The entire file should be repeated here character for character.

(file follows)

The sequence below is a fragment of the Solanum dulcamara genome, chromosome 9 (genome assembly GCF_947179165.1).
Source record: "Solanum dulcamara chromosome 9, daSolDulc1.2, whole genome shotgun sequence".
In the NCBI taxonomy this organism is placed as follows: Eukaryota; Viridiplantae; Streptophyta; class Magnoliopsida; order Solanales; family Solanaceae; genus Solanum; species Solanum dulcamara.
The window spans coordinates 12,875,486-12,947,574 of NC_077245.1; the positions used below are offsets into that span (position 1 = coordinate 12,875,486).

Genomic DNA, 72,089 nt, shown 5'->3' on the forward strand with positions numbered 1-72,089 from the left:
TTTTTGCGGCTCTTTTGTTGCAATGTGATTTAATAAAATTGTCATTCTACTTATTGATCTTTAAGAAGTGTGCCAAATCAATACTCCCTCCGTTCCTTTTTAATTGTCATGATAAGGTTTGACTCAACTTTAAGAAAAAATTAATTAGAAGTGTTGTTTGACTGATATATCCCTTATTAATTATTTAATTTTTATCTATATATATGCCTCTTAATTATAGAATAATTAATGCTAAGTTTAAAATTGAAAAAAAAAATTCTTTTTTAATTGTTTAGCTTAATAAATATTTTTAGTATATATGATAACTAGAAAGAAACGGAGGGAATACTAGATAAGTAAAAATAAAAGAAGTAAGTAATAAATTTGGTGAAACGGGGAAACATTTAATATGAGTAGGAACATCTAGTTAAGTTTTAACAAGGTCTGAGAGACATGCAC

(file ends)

The sequence below is a fragment of the Solanum dulcamara genome, chromosome 9 (genome assembly GCF_947179165.1).
Source record: "Solanum dulcamara chromosome 9, daSolDulc1.2, whole genome shotgun sequence".
In the NCBI taxonomy this organism is placed as follows: Eukaryota; Viridiplantae; Streptophyta; class Magnoliopsida; order Solanales; family Solanaceae; genus Solanum; species Solanum dulcamara.
The window spans coordinates 12,875,486-12,947,574 of NC_077245.1; the positions used below are offsets into that span (position 1 = coordinate 12,875,486).

Genomic DNA, 72,089 nt, shown 5'->3' on the forward strand with positions numbered 1-72,089 from the left:
TTTTTGCGGCTCTTTTGTTGCAATGTGATTTAATAAAATTGTCATTCTACTTATTGATCTTTAAGAAGTGTGCCAAATCAATACTCCCTCCGTTCCTTTTTAATTGTCATGATAAGGTTTGACTCAACTTTAAGAAAAAATTAATTAGAAGTGTTGTTTGACTGATATATCCCTTATTAATTATTTAATTTTTATCTATATATATGCCTCTTAATTATAGAATAATTAATGCTAAGTTTAAAATTGAAAAAAAAAATTCTTTTTTAATTGTTTAGCTTAATAAATATTTTTAGTATATATGATAACTAGAAAGAAACGGAGGGAATACTAGATAAGTAAAAATAAAAGAAGTAAGTAATAAATTTGGTGAAACGGGGAAACATTTAATATGAGTAGGAACATCTAGTTAAGTTTTAACAAGGTCTGAGAGACATGCAC